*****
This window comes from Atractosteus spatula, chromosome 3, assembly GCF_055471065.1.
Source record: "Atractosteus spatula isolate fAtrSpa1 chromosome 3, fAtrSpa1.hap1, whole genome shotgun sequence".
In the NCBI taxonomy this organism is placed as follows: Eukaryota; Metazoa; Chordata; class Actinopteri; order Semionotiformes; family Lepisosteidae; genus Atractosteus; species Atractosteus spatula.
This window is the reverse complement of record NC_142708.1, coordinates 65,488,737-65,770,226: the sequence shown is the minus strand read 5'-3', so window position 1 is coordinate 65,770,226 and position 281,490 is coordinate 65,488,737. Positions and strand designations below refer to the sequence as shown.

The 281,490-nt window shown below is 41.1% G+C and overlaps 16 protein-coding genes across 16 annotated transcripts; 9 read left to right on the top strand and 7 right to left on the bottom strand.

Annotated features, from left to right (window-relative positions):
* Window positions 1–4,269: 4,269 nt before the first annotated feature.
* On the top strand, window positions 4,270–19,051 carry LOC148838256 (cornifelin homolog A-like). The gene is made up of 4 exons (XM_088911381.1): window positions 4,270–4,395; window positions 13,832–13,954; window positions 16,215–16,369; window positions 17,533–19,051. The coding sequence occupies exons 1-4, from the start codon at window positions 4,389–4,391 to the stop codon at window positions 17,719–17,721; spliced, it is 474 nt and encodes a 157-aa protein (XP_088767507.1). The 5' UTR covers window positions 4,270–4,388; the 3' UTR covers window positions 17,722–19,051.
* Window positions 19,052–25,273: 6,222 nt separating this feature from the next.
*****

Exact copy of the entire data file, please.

This window comes from Atractosteus spatula, chromosome 3, assembly GCF_055471065.1.
Source record: "Atractosteus spatula isolate fAtrSpa1 chromosome 3, fAtrSpa1.hap1, whole genome shotgun sequence".
In the NCBI taxonomy this organism is placed as follows: Eukaryota; Metazoa; Chordata; class Actinopteri; order Semionotiformes; family Lepisosteidae; genus Atractosteus; species Atractosteus spatula.
This window is the reverse complement of record NC_142708.1, coordinates 65,488,737-65,770,226: the sequence shown is the minus strand read 5'-3', so window position 1 is coordinate 65,770,226 and position 281,490 is coordinate 65,488,737. Positions and strand designations below refer to the sequence as shown.

The 281,490-nt window shown below is 41.1% G+C and overlaps 16 protein-coding genes across 16 annotated transcripts; 9 read left to right on the top strand and 7 right to left on the bottom strand.

Annotated features, from left to right (window-relative positions):
* Window positions 1–4,269: 4,269 nt before the first annotated feature.
* On the top strand, window positions 4,270–19,051 carry LOC148838256 (cornifelin homolog A-like). The gene is made up of 4 exons (XM_088911381.1): window positions 4,270–4,395; window positions 13,832–13,954; window positions 16,215–16,369; window positions 17,533–19,051. The coding sequence occupies exons 1-4, from the start codon at window positions 4,389–4,391 to the stop codon at window positions 17,719–17,721; spliced, it is 474 nt and encodes a 157-aa protein (XP_088767507.1). The 5' UTR covers window positions 4,270–4,388; the 3' UTR covers window positions 17,722–19,051.
* Window positions 19,052–25,273: 6,222 nt separating this feature from the next.